It was another dawn, and another hot sun, that found Bottledin at the little café table, savoring his first martini of the day. The Maitre d’ was gone. They said he had retired the previous day. Bottledin would check into that.

The martini was his own recipe, one to twelve, with just enough gin to flavor the vermouth. The beautiful girl was back and looking at him anxiously. “What of the meeting?” she asked.

“Either a success or failure, depending on your side of the fence,” he responded at length. He sipped his drink deeply before adding, “I should imagine a few heads are rolling at the central offices of SWISH this morning.”

“I don’t understand,” said the girl, “what of M? Didn’t he announce the promotion?”

“M? What promotion?” Bottledin was vaguely interested.

“Of course, promotion,” the girl replied. “The head of MI5 is retiring and you are up for the position. It was to be a surprise. Why else do you think that M, Q, the head of MI5, and the Prince himself would drive all the way down here, crowded into Q’s Formula 1.6 Renault?”

Bottledin sipped deeply of his martini, and beckoned to the waiter for another. “A Formula 1.6 Renault?” he asked at length. “With the Furtchgott Modification?”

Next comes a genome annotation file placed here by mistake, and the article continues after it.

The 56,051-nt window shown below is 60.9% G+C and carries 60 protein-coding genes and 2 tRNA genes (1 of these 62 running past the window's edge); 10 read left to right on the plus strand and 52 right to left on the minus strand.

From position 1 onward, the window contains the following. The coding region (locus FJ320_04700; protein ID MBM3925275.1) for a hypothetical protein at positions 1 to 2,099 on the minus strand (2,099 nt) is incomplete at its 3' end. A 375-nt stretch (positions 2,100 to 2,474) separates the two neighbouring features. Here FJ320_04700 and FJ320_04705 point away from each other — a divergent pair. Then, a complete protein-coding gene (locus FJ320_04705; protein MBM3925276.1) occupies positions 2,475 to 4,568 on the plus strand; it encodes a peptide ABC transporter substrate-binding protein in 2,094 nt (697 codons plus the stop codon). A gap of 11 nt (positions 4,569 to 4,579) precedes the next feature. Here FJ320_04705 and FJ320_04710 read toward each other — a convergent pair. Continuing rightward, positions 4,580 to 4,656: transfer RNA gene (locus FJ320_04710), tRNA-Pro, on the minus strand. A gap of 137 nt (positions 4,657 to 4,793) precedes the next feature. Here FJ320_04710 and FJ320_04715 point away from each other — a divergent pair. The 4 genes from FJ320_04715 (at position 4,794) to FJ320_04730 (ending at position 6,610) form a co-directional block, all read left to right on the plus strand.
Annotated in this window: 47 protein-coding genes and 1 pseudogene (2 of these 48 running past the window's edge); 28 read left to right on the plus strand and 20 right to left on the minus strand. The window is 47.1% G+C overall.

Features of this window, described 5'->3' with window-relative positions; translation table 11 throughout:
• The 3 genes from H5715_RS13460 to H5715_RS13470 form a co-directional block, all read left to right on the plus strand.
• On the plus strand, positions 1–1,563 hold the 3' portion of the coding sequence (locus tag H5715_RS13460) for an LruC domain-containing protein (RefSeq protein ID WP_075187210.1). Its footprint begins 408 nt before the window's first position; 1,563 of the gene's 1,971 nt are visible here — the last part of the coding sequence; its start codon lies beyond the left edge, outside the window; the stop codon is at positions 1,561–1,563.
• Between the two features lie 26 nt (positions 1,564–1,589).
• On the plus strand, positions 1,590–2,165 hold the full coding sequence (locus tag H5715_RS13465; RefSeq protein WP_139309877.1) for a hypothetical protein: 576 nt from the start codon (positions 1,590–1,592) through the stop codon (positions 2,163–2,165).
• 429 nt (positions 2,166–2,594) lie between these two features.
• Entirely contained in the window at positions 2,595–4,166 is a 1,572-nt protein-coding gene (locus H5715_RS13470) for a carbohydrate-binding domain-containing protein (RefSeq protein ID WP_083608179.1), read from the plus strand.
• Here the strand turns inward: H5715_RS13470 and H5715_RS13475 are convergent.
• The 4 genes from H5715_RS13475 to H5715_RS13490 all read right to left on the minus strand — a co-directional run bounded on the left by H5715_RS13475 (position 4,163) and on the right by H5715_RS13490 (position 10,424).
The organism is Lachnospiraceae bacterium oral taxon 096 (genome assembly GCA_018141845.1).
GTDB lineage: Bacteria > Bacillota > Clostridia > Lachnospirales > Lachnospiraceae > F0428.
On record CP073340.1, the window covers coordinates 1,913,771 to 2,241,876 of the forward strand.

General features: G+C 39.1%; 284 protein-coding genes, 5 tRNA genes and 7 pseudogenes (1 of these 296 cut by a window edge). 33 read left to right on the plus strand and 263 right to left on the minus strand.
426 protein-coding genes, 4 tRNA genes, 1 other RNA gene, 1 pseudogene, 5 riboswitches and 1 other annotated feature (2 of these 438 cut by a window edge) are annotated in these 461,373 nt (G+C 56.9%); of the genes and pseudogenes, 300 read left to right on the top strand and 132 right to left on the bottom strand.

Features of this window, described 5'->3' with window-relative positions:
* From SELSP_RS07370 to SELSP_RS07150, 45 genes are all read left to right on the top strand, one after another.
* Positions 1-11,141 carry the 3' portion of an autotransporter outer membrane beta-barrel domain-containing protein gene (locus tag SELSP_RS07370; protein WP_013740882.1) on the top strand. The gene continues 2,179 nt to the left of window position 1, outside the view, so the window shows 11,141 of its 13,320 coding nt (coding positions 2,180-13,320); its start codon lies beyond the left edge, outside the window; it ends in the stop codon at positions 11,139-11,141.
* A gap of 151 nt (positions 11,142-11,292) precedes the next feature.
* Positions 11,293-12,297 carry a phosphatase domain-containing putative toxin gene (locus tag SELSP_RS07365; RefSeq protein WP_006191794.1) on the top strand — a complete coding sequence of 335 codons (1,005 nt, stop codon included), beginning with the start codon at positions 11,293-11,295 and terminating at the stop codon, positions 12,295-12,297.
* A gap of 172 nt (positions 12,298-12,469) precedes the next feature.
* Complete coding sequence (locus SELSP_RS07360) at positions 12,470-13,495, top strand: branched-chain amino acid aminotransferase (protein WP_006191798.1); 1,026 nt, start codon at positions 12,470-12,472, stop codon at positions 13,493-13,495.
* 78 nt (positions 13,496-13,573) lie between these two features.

“And Snowwell Racing Types,” the girl happily rejoined. “I just knew they’d find you. I told them to follow the shore road and…”

“Of course,” Bottledin interrupted, as he set down his glass momentarily and lighted another Arabesque cigarette. “And you say the Prince himself came along? How kind of him. Do you have any idea where they all are this morning?” he mused, half aloud.

The girl laughed her pretty laugh: “I haven’t the foggiest,” she said. “I thought you’d all be out celebrating by now.” She covered Bond’s hand with her own. “Congratulations,” she said. “We’ll have a grand party tonight. Several agents from MI5 as well as representatives from MI6, the Prince’s security detail, and the S.A.S. are on their way down here as we speak. It will be an evening to remember.”

“Wonderful,” Bottledin murmured, “an evening to remember indeed.” He leaned back in his chair and once again watched the Tumler birds careening madly into the wine-dark sea. “I have been thinking,” he said at length, “of retiring from the service.”